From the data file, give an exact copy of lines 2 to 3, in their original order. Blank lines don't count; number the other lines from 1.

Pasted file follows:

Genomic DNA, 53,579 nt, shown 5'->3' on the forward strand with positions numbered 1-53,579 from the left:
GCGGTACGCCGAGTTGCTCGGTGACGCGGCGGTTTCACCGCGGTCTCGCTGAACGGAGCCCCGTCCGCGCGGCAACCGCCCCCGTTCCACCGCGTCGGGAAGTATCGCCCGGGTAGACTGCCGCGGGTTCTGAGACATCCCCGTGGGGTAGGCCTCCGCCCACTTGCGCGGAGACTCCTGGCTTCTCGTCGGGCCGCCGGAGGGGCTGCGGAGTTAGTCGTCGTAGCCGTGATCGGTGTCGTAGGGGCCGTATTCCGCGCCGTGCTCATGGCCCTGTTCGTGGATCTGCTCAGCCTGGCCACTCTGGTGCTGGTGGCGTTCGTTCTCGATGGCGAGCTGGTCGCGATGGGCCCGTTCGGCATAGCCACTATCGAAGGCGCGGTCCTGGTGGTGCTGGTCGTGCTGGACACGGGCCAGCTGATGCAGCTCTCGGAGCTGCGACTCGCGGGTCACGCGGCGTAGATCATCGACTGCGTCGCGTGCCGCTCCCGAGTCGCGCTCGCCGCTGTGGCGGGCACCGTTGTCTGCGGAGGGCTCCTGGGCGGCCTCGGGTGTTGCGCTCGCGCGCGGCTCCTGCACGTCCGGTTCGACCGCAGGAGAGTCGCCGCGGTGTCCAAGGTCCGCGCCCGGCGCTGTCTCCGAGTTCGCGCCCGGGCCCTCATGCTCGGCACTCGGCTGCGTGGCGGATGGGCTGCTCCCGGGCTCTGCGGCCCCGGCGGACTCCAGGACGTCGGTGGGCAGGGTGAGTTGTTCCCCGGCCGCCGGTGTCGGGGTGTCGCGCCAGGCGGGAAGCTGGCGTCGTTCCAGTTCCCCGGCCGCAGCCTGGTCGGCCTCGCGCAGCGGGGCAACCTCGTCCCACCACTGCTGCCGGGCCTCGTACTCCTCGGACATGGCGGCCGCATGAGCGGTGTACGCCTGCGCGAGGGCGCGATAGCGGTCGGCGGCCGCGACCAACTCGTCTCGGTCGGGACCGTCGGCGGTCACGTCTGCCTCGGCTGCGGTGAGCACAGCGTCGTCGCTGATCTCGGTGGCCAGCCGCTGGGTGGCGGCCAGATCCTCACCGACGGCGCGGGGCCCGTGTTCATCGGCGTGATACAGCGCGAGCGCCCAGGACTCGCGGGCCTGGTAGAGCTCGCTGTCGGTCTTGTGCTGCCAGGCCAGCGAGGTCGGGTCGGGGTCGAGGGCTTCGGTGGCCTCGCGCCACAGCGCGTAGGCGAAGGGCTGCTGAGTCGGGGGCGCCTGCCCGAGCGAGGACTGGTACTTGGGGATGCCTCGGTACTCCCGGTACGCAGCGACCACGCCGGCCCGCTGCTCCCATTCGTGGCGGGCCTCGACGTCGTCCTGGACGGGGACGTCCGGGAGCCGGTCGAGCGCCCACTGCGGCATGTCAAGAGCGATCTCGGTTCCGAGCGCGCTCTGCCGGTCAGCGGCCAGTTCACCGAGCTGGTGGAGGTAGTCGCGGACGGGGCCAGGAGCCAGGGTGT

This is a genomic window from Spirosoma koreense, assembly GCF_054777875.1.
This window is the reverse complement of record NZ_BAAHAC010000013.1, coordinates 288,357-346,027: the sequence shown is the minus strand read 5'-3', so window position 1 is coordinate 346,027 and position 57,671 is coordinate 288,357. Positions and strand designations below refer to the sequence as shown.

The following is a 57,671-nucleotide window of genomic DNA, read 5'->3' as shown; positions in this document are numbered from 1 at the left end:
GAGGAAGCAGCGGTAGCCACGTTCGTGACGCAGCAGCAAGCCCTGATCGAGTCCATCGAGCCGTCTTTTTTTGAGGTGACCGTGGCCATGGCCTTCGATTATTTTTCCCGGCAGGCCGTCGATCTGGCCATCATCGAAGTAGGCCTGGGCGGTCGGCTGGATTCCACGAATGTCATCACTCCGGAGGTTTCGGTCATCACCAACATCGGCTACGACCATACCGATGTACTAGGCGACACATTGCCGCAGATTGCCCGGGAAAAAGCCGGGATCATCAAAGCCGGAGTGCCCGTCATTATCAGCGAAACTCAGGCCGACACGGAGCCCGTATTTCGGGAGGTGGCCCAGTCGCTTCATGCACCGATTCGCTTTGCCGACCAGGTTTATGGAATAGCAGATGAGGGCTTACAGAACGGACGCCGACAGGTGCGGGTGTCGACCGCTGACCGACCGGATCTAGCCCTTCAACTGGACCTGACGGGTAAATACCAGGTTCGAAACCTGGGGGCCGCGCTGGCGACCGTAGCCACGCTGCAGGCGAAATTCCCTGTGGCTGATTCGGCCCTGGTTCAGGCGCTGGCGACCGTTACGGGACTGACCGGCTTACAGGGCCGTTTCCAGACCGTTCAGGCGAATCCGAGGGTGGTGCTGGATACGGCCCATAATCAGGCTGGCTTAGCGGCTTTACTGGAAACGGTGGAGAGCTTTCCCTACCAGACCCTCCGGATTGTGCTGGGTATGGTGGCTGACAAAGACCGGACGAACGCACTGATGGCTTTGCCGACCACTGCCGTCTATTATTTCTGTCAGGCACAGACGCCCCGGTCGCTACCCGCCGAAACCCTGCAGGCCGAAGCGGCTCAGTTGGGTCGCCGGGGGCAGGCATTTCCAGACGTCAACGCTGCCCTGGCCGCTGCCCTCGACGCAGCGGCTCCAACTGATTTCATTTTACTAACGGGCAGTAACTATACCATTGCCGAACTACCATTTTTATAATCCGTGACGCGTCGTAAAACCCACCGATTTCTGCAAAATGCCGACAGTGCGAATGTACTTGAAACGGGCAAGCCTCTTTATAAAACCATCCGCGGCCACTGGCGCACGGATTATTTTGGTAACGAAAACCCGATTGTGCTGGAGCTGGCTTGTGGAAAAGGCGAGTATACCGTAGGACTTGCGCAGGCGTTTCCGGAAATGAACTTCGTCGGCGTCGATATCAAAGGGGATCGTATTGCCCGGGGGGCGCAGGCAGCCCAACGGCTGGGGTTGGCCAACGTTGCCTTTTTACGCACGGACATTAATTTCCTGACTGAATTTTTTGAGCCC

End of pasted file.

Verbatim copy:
GCGGTACGCCGAGTTGCTCGGTGACGCGGCGGTTTCACCGCGGTCTCGCTGAACGGAGCCCCGTCCGCGCGGCAACCGCCCCCGTTCCACCGCGTCGGGAAGTATCGCCCGGGTAGACTGCCGCGGGTTCTGAGACATCCCCGTGGGGTAGGCCTCCGCCCACTTGCGCGGAGACTCCTGGCTTCTCGTCGGGCCGCCGGAGGGGCTGCGGAGTTAGTCGTCGTAGCCGTGATCGGTGTCGTAGGGGCCGTATTCCGCGCCGTGCTCATGGCCCTGTTCGTGGATCTGCTCAGCCTGGCCACTCTGGTGCTGGTGGCGTTCGTTCTCGATGGCGAGCTGGTCGCGATGGGCCCGTTCGGCATAGCCACTATCGAAGGCGCGGTCCTGGTGGTGCTGGTCGTGCTGGACACGGGCCAGCTGATGCAGCTCTCGGAGCTGCGACTCGCGGGTCACGCGGCGTAGATCATCGACTGCGTCGCGTGCCGCTCCCGAGTCGCGCTCGCCGCTGTGGCGGGCACCGTTGTCTGCGGAGGGCTCCTGGGCGGCCTCGGGTGTTGCGCTCGCGCGCGGCTCCTGCACGTCCGGTTCGACCGCAGGAGAGTCGCCGCGGTGTCCAAGGTCCGCGCCCGGCGCTGTCTCCGAGTTCGCGCCCGGGCCCTCATGCTCGGCACTCGGCTGCGTGGCGGATGGGCTGCTCCCGGGCTCTGCGGCCCCGGCGGACTCCAGGACGTCGGTGGGCAGGGTGAGTTGTTCCCCGGCCGCCGGTGTCGGGGTGTCGCGCCAGGCGGGAAGCTGGCGTCGTTCCAGTTCCCCGGCCGCAGCCTGGTCGGCCTCGCGCAGCGGGGCAACCTCGTCCCACCACTGCTGCCGGGCCTCGTACTCCTCGGACATGGCGGCCGCATGAGCGGTGTACGCCTGCGCGAGGGCGCGATAGCGGTCGGCGGCCGCGACCAACTCGTCTCGGTCGGGACCGTCGGCGGTCACGTCTGCCTCGGCTGCGGTGAGCACAGCGTCGTCGCTGATCTCGGTGGCCAGCCGCTGGGTGGCGGCCAGATCCTCACCGACGGCGCGGGGCCCGTGTTCATCGGCGTGATACAGCGCGAGCGCCCAGGACTCGCGGGCCTGGTAGAGCTCGCTGTCGGTCTTGTGCTGCCAGGCCAGCGAGGTCGGGTCGGGGTCGAGGGCTTCGGTGGCCTCGCGCCACAGCGCGTAGGCGAAGGGCTGCTGAGTCGGGGGCGCCTGCCCGAGCGAGGACTGGTACTTGGGGATGCCTCGGTACTCCCGGTACGCAGCGACCACGCCGGCCCGCTGCTCCCATTCGTGGCGGGCCTCGACGTCGTCCTGGACGGGGACGTCCGGGAGCCGGTCGAGCGCCCACTGCGGCATGTCAAGAGCGATCTCGGTTCCGAGCGCGCTCTGCCGGTCAGCGGCCAGTTCACCGAGCTGGTGGAGGTAGTCGCGGACGGGGCCAGGAGCCAGGGTGT

This is a genomic window from Spirosoma koreense, assembly GCF_054777875.1.